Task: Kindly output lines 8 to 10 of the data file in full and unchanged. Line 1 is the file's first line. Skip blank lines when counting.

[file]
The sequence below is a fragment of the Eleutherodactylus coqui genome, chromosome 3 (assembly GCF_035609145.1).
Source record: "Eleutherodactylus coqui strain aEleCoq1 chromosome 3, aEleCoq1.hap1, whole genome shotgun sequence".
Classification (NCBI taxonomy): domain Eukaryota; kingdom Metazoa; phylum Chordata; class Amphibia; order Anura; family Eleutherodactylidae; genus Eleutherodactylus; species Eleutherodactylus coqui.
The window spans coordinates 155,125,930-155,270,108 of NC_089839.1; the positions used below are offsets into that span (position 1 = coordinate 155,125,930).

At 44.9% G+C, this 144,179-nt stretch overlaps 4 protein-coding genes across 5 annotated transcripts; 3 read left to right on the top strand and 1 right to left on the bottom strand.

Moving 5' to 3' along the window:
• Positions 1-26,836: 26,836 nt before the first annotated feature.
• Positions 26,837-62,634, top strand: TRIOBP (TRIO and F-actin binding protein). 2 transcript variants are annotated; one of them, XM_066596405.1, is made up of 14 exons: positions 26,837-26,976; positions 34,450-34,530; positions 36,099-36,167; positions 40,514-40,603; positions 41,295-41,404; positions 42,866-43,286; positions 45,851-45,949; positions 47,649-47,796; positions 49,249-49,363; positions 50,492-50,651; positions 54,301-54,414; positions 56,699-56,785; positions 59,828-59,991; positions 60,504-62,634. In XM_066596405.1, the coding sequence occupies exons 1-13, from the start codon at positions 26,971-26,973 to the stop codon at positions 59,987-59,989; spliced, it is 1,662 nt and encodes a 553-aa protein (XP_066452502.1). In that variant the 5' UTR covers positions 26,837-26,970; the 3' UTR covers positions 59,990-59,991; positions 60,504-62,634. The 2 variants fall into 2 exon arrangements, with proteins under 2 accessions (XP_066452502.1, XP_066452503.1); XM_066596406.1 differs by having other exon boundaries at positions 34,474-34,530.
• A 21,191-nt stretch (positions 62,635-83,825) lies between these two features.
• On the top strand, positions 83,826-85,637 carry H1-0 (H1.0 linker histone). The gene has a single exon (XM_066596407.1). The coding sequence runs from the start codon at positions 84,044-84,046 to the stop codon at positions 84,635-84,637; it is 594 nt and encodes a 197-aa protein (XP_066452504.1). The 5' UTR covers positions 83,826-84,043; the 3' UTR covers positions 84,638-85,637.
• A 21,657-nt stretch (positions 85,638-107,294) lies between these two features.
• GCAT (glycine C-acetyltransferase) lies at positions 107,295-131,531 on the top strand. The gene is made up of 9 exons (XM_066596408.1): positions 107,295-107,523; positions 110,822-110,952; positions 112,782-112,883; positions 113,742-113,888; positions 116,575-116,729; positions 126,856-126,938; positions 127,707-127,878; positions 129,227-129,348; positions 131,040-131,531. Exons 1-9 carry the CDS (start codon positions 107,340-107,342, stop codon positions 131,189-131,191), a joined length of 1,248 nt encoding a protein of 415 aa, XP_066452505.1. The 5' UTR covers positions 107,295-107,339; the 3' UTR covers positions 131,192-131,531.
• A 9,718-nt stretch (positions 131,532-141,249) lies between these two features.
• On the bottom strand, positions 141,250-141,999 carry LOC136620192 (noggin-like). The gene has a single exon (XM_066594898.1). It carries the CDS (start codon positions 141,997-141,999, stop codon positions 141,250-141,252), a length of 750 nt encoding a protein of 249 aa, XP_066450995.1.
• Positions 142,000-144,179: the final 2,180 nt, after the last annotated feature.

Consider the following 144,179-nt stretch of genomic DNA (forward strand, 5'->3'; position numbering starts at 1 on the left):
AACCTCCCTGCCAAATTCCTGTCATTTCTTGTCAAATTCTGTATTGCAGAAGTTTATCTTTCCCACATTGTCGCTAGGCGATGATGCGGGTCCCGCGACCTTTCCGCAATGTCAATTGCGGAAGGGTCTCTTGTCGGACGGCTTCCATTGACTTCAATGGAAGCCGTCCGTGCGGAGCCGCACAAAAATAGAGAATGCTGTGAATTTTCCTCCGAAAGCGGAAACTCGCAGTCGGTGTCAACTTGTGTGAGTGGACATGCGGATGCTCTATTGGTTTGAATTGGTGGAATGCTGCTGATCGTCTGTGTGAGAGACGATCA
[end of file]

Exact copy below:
• Positions 26,837-62,634, top strand: TRIOBP (TRIO and F-actin binding protein). 2 transcript variants are annotated; one of them, XM_066596405.1, is made up of 14 exons: positions 26,837-26,976; positions 34,450-34,530; positions 36,099-36,167; positions 40,514-40,603; positions 41,295-41,404; positions 42,866-43,286; positions 45,851-45,949; positions 47,649-47,796; positions 49,249-49,363; positions 50,492-50,651; positions 54,301-54,414; positions 56,699-56,785; positions 59,828-59,991; positions 60,504-62,634. In XM_066596405.1, the coding sequence occupies exons 1-13, from the start codon at positions 26,971-26,973 to the stop codon at positions 59,987-59,989; spliced, it is 1,662 nt and encodes a 553-aa protein (XP_066452502.1). In that variant the 5' UTR covers positions 26,837-26,970; the 3' UTR covers positions 59,990-59,991; positions 60,504-62,634. The 2 variants fall into 2 exon arrangements, with proteins under 2 accessions (XP_066452502.1, XP_066452503.1); XM_066596406.1 differs by having other exon boundaries at positions 34,474-34,530.
• A 21,191-nt stretch (positions 62,635-83,825) lies between these two features.
• On the top strand, positions 83,826-85,637 carry H1-0 (H1.0 linker histone). The gene has a single exon (XM_066596407.1). The coding sequence runs from the start codon at positions 84,044-84,046 to the stop codon at positions 84,635-84,637; it is 594 nt and encodes a 197-aa protein (XP_066452504.1). The 5' UTR covers positions 83,826-84,043; the 3' UTR covers positions 84,638-85,637.